In the public eye – understanding the NIS 2 Directive

01 March, 2024

Recent high-profile incidents have brought cybersecurity sharply into focus for regulators. International and local authorities are changing how organisations approach cybersecurity, with the regulatory landscape set to change significantly in the coming years. One cornerstone of this change is the revised Network and Information Security Directive (NIS2), introduced by the European Commission. NIS2 will come into effect from 17 October 2024, so between now and then what do obligated organisations need to know about this new regulation, and how can they prepare for compliance?

A lighthouse beside the sea

NIS2 builds on the foundations laid by the original NIS Directive (NIS1), focusing on ‘essential’ and ‘important’ entities across specific sectors and digital service providers. With the adoption of NIS2, supervisory bodies are taking a more proactive approach to compliance. Regulators are mandating that entities in highly critical sectors regularly engage with and report to authorities regarding cybersecurity. These essential sectors include public administration, energy providers, transport and water suppliers. Public sector enterprises that may be considered important entities include postal services, research institutes, food producers and manufacturing businesses. Compared to NIS1, NIS2 significantly expands the scope of entities considered essential to the public interest.

Ireland’s national competent authority for public sector bodies, the National Cyber Security Centre (NCSC), will have the remit to impose more stringent penalties for non-compliance under NIS2 (the competent authority for the financial services sector will be the Central Bank of Ireland). Fines can include up to €10m or 2% of total global annual revenue for essential entities or up to €7m or 1.4% of total global annual revenue for important entities, whichever figure is higher. NIS 2 highlights a shift in accountability for cybersecurity in an organisation.  moves away from holding security teams solely responsible for non-compliance, as nowOrganisational management and executives can be found personally liable if gross negligence is found following a cybersecurity incident. Management can be mandated to publicly disclose instances of, and the identity of the legal person(s) responsible for, non-compliance. It is expected that Senior executives will take on greater responsibility and accountability for the implementation of effective cybersecurity incident management processes under NIS2.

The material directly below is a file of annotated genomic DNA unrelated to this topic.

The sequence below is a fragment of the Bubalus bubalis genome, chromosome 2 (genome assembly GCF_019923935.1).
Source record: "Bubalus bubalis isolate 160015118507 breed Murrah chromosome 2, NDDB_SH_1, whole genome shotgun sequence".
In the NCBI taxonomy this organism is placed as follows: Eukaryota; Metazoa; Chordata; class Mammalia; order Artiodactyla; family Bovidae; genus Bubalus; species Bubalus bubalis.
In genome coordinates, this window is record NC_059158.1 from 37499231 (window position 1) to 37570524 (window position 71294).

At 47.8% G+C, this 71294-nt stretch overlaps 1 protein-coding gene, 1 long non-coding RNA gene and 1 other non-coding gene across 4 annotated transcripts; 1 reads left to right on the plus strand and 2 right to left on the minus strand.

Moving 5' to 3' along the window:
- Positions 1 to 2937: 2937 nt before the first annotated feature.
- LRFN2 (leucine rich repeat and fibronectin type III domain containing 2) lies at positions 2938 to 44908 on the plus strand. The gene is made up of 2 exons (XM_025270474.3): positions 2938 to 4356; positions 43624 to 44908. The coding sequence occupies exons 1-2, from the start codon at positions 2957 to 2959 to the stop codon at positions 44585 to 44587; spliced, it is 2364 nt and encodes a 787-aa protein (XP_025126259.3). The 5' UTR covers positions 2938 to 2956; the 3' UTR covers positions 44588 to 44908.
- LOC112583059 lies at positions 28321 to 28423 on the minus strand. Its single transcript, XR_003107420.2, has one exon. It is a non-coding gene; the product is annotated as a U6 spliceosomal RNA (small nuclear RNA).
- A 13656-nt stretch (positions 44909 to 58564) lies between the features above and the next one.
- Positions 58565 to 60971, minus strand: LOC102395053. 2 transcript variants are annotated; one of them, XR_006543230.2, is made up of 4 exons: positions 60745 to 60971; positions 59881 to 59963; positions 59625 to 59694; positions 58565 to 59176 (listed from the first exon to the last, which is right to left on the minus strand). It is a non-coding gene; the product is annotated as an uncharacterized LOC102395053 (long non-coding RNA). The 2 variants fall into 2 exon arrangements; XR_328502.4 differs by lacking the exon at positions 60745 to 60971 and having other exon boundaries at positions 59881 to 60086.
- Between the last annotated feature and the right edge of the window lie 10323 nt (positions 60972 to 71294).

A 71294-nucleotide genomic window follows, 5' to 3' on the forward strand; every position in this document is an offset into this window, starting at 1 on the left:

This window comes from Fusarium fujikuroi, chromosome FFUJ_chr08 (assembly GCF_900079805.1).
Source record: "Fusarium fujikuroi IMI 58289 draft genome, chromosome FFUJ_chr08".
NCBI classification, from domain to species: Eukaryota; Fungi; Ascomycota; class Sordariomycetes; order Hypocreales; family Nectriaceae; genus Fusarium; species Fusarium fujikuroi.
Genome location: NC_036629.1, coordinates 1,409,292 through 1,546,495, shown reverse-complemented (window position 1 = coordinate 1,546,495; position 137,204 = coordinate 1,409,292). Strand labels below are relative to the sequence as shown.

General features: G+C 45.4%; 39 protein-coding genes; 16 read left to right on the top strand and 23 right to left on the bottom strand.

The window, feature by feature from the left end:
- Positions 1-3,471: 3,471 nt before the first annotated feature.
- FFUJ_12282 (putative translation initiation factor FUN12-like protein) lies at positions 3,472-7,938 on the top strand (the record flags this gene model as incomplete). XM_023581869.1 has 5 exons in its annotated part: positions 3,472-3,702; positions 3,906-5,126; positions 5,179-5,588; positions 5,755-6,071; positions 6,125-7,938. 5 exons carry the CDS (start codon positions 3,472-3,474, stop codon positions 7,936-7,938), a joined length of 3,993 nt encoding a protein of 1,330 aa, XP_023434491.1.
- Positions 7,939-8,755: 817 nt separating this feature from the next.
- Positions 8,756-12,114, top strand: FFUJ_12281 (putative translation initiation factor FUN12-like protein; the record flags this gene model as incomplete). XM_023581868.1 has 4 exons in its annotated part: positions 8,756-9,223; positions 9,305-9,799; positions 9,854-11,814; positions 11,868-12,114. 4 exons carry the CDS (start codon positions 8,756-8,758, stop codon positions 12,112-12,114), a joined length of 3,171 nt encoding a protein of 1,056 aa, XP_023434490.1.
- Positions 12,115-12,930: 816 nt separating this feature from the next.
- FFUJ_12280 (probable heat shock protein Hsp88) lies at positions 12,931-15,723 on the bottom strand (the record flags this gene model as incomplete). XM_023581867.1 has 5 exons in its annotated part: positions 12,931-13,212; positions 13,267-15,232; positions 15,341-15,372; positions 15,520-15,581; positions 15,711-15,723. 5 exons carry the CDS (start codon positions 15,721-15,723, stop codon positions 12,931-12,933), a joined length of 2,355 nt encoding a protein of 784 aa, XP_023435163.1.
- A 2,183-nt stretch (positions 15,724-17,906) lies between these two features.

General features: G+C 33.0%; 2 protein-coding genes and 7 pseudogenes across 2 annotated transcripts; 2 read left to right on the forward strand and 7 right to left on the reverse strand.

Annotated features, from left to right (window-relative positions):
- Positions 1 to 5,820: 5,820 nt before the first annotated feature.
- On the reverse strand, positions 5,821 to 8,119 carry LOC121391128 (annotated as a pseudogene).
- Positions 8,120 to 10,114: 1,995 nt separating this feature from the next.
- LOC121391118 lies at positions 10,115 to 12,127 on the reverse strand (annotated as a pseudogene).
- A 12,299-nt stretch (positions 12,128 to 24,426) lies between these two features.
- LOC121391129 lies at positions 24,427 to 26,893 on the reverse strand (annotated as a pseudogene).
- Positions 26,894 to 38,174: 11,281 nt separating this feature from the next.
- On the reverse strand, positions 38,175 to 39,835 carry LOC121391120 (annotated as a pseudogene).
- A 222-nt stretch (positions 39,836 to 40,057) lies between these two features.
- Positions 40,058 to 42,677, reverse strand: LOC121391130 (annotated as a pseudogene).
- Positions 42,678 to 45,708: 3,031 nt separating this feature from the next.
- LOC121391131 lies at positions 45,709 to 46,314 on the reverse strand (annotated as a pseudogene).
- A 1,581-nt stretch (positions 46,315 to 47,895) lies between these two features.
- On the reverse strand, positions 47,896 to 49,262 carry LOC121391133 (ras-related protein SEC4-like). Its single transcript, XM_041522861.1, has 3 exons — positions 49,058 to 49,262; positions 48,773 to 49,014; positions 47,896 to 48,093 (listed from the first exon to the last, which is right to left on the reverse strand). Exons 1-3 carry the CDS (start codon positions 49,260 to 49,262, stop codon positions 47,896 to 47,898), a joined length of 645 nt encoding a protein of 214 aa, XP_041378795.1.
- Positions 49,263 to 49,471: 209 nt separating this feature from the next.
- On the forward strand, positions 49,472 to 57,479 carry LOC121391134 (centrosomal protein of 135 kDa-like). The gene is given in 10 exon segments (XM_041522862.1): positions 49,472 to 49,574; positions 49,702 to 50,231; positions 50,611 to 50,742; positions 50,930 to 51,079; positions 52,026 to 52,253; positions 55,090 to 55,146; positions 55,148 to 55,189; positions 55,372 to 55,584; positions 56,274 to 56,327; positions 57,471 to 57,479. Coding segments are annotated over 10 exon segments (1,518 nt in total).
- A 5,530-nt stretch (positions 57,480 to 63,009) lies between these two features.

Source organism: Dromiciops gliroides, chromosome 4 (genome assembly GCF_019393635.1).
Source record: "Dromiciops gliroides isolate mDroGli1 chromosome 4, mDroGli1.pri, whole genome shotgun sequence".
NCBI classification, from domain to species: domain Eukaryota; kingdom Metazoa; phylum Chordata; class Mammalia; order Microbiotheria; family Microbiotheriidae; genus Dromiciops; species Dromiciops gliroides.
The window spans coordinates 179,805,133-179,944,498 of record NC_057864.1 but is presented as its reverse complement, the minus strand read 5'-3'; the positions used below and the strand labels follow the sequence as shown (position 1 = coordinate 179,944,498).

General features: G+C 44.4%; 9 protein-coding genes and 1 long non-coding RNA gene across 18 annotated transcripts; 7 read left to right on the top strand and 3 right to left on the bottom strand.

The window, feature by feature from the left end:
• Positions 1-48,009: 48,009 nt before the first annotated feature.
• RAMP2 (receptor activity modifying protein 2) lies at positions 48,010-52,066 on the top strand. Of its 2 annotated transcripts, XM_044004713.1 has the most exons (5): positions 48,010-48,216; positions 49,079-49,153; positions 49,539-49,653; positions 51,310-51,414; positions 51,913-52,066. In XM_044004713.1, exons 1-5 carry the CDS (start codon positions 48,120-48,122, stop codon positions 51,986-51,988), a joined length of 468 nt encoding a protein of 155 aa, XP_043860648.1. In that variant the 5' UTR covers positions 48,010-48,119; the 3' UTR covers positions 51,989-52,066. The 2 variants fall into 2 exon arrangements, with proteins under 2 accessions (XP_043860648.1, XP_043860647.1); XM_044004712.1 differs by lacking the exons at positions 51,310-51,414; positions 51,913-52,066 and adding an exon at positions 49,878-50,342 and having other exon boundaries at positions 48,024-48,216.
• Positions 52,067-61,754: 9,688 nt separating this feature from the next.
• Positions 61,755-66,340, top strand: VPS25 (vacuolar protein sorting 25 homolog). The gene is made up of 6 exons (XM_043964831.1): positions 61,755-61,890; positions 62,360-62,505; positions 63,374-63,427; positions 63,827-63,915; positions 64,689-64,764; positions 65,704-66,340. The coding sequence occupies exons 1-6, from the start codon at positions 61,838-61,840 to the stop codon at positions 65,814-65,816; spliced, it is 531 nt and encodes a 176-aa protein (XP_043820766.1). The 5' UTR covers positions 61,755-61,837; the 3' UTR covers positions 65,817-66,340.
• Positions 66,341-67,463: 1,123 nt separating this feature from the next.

An important question facing organisations is: what requirements will entities classified as ‘essential’ have to meet, and how does this differ from ‘important entities’? The primary responsibilities for both will revolve around cybersecurity risk management, incident response and communications in particular:

  • Cybersecurity incident response and crisis management processes

  • Incident reporting

  • Vulnerability management and disclosure

  • Testing of cybersecurity controls

  • Data protection through techniques such as encryption

Essential entities will be subject to a more stringent regulatory regime for monitoring compliance, with the NCSC empowered to perform regular, targeted and ad hoc audits as well as issue information and documentation requests. Whereas essential entities are subject to an ex-ante (i.e. before the event) approach to supervision, an ex-post (i.e. after the event) regime will be enforced for important entities with a more limited scope for audits. Both entity classes will, however, be required to comply with the same requirements laid down by the competent authorities.

How resilient is our organisation to a cyber attack? Are we prepared to handle a cyber crisis and report accordingly? What threats do we face, and what vulnerabilities do we have in our digital estate? These are key questions for organisations as they prepare to comply with NIS2.

The five key actions to take now

Businesses in all impacted sectors should adopt a proactive approach to NIS2 compliance, making the most of the valuable time before the requirements are enforced in full.

1. Understand your business’s regulatory landscape